by Jack Raffin
We were sitting around the big table at Bar SK, when the booze began to take hold of the night.
I remember saying something like “Do not delay and please enjoy” at someone, anyone, who was foolish enough, or in-tune enough to the frequencies around us, to seriously listen and consider.
A loud and terrible scene had formed all around us; the overlapping conversations had deformed into drunken yelling and snarling; the bank of monitors and projectors beamed out video games onto the painted walls; the music out of the bar’s speakers blending in with the sounds of people had formed an incoherent roar around the room; and those infinite threads of Christmas lights that snaked around the place, up the walls, through the ceiling, around the tables and chairs. What at first seemed like a charming decorative touch to the place was now quietly revealing itself for what it truly was – a pulsating metaphor for the human condition, a sick reference to this increasingly electronic world we’ve created for ourselves. We were all now hooked into the main circuitry and there was no going back. But what now?
The ones who remained were by now shifting mental gears, getting themselves ready to climb an even steeper hill just up ahead. You could see it in their eyes, in those short moments of faraway glances, in the shrugging of shoulders, and straightening of backs, and rolling of necks. This was going beyond the twelfth round. This was overtime. This was no longer within the realms of normal human endurance. In some of us, not all of us, there is an urge to push, always just a bit further, to see what’s around the next corner.
It had all started out nice enough, a few drinks at the bar to honour Sister Billy on her birthday and to wish her luck on her upcoming trip to Japan, where she had been invited to curate another group exhibition at the Taka Ishii Gallery in Tokyo. Billy had arrived with her new girlfriend, the scholar Kathleen Kennedy. The Professor, as we knew her, had been kicked out of almost every university she had worked in for sleeping with her female students. She was now working on writing a new book on how the internet was being used to plant false memories into impressionable young minds, making them all think they were victims of rape at some point in time in their lives, as part of a bigger government plan to take on population control by instilling an irrational fear of the other. The Professor was now asleep in Sister Billy’s lap.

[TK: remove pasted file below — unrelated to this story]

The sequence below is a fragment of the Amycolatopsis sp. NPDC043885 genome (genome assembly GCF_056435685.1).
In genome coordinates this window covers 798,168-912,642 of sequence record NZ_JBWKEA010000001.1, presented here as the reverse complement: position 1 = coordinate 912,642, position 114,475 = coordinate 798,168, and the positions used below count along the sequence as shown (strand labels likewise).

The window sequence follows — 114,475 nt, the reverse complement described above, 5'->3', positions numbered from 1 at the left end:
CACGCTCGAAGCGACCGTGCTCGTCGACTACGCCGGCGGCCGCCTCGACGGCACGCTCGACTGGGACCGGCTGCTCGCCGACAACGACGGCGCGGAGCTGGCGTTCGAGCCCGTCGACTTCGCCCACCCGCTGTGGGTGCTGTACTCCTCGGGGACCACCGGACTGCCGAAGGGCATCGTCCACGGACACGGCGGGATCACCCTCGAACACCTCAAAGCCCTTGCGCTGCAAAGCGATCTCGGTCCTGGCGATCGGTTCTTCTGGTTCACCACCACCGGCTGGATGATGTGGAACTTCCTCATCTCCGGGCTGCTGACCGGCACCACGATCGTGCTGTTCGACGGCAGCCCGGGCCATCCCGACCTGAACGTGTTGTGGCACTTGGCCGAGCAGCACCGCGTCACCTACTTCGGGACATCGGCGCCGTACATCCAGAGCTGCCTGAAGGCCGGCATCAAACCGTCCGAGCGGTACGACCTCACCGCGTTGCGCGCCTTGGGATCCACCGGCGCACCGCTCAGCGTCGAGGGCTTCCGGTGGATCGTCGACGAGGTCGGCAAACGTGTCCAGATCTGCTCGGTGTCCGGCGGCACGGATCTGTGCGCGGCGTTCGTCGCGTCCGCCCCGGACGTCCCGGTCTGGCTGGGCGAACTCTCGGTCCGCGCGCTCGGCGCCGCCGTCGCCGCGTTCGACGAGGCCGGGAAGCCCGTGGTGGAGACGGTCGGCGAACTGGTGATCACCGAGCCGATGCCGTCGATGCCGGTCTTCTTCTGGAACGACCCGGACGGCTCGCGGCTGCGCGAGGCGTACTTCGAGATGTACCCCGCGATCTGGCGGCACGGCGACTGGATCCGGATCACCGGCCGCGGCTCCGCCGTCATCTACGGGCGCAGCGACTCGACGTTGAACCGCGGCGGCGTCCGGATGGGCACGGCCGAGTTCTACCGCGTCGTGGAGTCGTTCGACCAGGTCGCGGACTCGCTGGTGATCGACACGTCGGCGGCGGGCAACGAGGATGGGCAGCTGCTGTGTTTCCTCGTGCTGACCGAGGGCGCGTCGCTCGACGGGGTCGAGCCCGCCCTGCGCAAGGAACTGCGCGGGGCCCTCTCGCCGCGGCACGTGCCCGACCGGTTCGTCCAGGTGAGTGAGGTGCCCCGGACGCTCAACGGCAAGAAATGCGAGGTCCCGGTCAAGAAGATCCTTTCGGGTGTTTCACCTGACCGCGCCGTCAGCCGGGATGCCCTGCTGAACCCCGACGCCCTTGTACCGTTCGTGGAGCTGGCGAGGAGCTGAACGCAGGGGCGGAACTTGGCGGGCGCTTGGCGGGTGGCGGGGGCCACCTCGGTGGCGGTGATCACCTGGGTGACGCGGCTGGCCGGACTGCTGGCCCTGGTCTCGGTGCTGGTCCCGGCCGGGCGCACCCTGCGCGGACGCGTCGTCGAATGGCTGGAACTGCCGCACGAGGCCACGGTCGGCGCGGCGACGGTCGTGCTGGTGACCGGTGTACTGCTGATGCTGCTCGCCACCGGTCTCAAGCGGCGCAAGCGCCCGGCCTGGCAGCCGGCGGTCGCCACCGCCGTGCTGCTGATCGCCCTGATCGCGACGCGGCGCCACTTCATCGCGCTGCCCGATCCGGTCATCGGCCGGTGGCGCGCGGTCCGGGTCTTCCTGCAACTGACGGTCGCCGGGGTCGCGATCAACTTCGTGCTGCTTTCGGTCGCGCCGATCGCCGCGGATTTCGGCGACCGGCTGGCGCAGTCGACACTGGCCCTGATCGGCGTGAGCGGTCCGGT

“If it truly were a matter of national security, we’d all be dead by now!” I yelled at Milovich, Sister Billy’s personal bodyguard. Milovich was a deadly mix of Croatian and Australian, able to get violently drunk yet not slur a single syllable, and built tough – half woman, half refrigerator. I grabbed her by the collar of her jacket, pulling her in closer. “The lights, Milovich. The lights. They carry this information. We’ve been slowly adjusting our eyes to the constant pulsing of lights for the past 20 years, the teals and the pinks, the neon. Light is both a particle and a wave. It sneaks into our brain through our eyes. It’s doing something in there.” Milovich nodded as if she understood. But I knew that she didn’t. I heard myself say these words, not sure of their meaning either. But it meant something. I was sure of that.
Screaming. The yell of a single man, somewhere, running after something. Some of us turned around to see what was going on. A tall heavyset man, part TV biker, part beanbag, his filthy tufts of long black hair and beard bounced around as he ran into the bar, looking under the empty tables, straightening chairs, looking under more tables, then disappearing out to the back of the room.
“There was no dog,” someone said.
I turned to see that Candy was talking straight at me, her green-grey eyes refusing to blink. “I thought he was chasing after his dog. But there was no dog. There was nothing.”
This was unsettling, as I wasn’t prepared for it. I looked around the bar. There indeed was no dog. Was there supposed to be? I focused back on the table, a wet sloppy piece of driftwood, and like some of us perhaps, holding too many drinks to maintain for much longer. Then I found myself thinking: This table was once a tree. Did it expect to be doing this later in its career? No, too much digital weirdness to be processed right now to start worrying about the trees. Enough.